How wide the gulf between o and i:
He loves with his wife and daughter
in New Haven, his bio read.
An accident of the hands, funny
in the way wrecks often are.
But don't discount the hands,
the way they know the girl will return
one day from college with her arms spilling
like her mother's once did. How he'll see
her almond sweater and the snow
as it stops in the window, and he'll wish
he'd had sons. He'll be vigilant
from here on, aware of the sanctity of letters.
He'll realize as never before that his wife's
and daughter's names both begin with C—
that they are both about sight,
about water. The difference between live
and love will expand to dive and dove,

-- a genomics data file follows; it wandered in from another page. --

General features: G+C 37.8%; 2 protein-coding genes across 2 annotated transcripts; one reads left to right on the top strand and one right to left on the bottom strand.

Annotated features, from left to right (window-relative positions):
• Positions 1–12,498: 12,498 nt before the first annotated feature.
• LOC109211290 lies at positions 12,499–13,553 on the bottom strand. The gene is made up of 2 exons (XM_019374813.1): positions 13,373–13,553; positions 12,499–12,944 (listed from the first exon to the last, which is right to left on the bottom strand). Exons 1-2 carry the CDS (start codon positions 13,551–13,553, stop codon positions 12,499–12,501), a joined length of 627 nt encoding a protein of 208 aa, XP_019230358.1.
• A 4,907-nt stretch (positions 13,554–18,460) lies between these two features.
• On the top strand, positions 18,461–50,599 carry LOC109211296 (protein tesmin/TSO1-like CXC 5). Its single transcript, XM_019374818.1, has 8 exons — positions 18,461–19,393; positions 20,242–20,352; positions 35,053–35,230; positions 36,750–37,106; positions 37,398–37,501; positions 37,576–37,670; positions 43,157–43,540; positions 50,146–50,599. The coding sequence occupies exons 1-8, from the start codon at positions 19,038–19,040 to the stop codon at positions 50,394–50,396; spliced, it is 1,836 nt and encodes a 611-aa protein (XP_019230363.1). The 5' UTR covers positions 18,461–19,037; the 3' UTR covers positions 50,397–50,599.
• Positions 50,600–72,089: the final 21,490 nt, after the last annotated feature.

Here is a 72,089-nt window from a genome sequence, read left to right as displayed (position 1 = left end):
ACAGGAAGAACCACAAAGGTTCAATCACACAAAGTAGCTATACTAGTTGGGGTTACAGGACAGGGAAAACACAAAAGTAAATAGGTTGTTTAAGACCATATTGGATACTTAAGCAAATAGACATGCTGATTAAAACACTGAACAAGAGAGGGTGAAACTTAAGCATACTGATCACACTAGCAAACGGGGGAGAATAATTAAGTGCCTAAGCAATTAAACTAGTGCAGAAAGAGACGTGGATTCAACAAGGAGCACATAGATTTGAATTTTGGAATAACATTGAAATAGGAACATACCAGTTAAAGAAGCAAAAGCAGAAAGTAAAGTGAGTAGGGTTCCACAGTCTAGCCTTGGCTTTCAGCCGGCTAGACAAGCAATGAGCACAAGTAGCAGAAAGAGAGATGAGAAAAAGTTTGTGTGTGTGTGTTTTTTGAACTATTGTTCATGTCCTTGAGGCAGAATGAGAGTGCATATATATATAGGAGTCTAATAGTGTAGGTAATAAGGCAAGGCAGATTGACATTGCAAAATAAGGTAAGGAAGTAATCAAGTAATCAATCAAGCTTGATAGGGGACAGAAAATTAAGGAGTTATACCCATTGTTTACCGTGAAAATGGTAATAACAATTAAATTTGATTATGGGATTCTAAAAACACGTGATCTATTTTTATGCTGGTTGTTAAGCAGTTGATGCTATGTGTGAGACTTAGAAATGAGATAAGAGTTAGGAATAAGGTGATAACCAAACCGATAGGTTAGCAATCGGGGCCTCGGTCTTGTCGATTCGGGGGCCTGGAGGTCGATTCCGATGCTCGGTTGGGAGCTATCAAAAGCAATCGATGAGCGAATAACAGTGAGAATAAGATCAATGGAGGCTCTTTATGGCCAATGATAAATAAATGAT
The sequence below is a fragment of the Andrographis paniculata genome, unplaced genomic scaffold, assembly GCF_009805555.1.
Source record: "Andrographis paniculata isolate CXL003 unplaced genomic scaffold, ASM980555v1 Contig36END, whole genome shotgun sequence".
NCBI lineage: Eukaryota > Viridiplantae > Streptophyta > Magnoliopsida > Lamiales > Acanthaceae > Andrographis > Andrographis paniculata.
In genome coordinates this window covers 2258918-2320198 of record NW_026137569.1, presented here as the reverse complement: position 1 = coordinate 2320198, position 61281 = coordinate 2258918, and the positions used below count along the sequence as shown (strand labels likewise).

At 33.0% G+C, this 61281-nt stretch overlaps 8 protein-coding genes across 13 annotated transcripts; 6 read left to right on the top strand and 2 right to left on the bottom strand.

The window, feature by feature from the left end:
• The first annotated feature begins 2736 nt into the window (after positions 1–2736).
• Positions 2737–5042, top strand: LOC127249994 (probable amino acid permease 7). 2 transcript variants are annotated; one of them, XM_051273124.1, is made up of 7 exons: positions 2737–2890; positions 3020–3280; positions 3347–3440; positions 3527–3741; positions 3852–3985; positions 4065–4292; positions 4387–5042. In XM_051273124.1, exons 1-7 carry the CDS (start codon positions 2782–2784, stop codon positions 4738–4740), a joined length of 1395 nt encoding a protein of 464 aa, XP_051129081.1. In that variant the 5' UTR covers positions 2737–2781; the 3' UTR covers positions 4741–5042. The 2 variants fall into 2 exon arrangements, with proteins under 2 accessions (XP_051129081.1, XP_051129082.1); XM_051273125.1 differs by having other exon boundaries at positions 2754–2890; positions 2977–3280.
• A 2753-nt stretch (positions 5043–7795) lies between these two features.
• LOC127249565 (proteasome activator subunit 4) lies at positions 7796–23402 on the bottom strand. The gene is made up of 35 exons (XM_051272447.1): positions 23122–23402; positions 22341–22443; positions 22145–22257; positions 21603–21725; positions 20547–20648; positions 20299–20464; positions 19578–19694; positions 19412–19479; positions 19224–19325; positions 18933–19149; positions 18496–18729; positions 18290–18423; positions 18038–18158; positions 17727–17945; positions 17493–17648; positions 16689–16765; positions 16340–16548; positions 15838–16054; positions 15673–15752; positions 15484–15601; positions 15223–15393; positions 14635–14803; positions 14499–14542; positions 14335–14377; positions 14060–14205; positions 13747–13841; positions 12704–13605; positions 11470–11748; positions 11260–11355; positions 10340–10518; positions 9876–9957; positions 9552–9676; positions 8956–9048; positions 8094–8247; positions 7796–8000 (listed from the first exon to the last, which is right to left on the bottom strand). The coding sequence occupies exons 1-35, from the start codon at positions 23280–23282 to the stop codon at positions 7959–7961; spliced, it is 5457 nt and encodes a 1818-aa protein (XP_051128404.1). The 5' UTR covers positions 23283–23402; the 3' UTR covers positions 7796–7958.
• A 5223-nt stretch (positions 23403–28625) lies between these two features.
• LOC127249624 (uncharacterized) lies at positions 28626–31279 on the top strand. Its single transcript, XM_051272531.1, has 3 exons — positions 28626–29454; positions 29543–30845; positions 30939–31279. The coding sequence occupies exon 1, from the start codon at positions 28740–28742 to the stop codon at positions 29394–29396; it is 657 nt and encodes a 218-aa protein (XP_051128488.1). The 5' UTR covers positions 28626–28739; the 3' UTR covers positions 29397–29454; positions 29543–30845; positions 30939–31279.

and he won't know present
from past, past from flying.
For now, he sometimes opens
his wife's shirt in the kitchen,
and wants but does not want
to find someone looking—his daughter,
the mowing neighbor, anyone—
as if to confirm, so that he may say
in the end: Once, there were two bodies
in the same place, and one of them was mine.
by Bethany Tyler Lee
from The Cortland Review,
Issue 48, August 2010